Getting the Animal Collective Tone (On a Budget)

Welcome to the Jungle

Ever since I heard Animal Collective’s “Strawberry Jam” I wanted to sound like them. It’s a great album that sounded very good and unique to my ears. But sounding like Animal Collective is easier said than done. But with the right gear, you can transform from Zero to Hero, in terms of sounding like Animal Collective.

Guitars, guitars, GUITARS

Even though Animal Collective makes different kinds of music than other ones make, they are still a rock band so having a good rock guitar is important. Fender Stratocasters are a standard but can be very very pricey, especially for a model made in America or Japan. The Mexican Strats are more affordable, but still cost around $599 new. Why not go for a Squier Strat? It looks and sounds exactly the same but costs only $199. So why pay more for the exact same thing?



While it’s not clear what Amps the Animal COllective such as Panda Bear and Deakin use it is clear that there are many great amps available on the market today to buy. What about this Boss Katana Amp which is a big loud amp. It can be used to amplify the guitar sound to achieve rock tones, or other instruments such as a keyboard, which Animal Collective use alot, could be plugged in to there to amplify them as well.


Animal Collective is the type of band that would definitely use a lot of pedals on stage and in the studio to record their songs. A quick look at Avey’s pedalboard reveals that he uses many, many pedals:

It would not be affordable to buy all the pedals there, as some of them are very expensive and it would be hard to find all of them in one store at one time such as at Guitar Center or Sam Ash. Also many of the pedals are very big so you’d need to be strong to carry them around. Instead, in order to sound like Animal Collective I recommend a good multieffect such as the Electro-Harmonix Tone Tattoo which does Fuzz, Chorus and Delay all in one box there! So you don’t need to get another box! According to EHX the Fuzz part of the pedal “gives you huge metal-flavored distortion that will rock any gig.” and the delay part is good too because they said “Stomp onto the Memory Toy section and you have access to up to 550ms of delay time – plenty for thickening up your solos. ” This pedal is affordable too, it sells for like $210. That’s only abour $70 per pedal effect, which is a very cheap amount for these effects.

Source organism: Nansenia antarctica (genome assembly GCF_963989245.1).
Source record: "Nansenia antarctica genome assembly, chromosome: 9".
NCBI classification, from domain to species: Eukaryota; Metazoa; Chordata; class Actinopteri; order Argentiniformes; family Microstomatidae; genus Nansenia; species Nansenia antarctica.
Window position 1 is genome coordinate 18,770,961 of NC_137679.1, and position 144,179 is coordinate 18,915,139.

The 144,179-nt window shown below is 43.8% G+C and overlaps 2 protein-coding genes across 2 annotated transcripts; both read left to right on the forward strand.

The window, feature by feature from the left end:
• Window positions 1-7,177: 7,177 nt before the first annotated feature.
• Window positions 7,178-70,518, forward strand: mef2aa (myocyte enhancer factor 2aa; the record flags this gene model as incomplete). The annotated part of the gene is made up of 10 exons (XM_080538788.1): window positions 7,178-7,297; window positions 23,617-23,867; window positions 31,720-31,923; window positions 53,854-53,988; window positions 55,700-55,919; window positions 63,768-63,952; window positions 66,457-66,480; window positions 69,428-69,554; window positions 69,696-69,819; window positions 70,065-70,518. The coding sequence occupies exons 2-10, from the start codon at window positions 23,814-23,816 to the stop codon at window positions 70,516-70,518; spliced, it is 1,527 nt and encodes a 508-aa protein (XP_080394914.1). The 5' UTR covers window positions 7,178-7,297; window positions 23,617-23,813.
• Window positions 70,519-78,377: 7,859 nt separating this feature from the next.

This is obviously a good choice of pedal for someone who wants to play rock music, such as Animal Collective.


Playing music that sounds like Animal Collective isn’t easy, but with these gear selections your life just got a whole lot easier without breaking the bank.


A Gear House Is Not A Gear Home

Making a gear house into a gear home should be on the top of the to do list for any aspiring musician. In order to do this, we’ll need to create a safe and friendly space for our gear to live. With guitars, you’ll need to put them in a protective bag or case to bring them around when you want to show your friends or take them down the road to play a piece of music. People always ask, how do I make a transportable home for my guitar? Well, there are a few options. For those starting out the best option is a gig bag. Usually a gig bag has straps so you can wear it over your back like a backpack. This is a ideal for short trips to the coffee shop, deli, or other restaurant. You put it over your back and go without any muss or fuss about having to use your hands to carry it. On the other hand, these cases are soft and don’t protect well from the outside world. If you want to do this you’ll need a hard shell case. A hard shell case is best for those rugged tour worn musicians who move distances longer than to the coffee shop, deli, or other restaurant. You can throw a hard case around a tour van or when loading into a large rock venue and the guitar is safe inside because of the foam on the interior and a hard plastic material on the outside. The hard plastic can absorb shock and makes a guitar last a lot longer because it isn’t exposed directly to the elements like heat, light, or water. These pieces of gear are the unsung heroes of any rock concept because the musician would never have had the chance to play a cool rock riff if the guitar wasn’t able to travel with the musician. Imagine if you have to carry your guitar out in the open at all times – heavens no that would not be ideal – someone could spill a Diet Coke on it or even worse it could be thefted. So cheers to you gig bag and hardshell case for being another unsung hero in the gear family.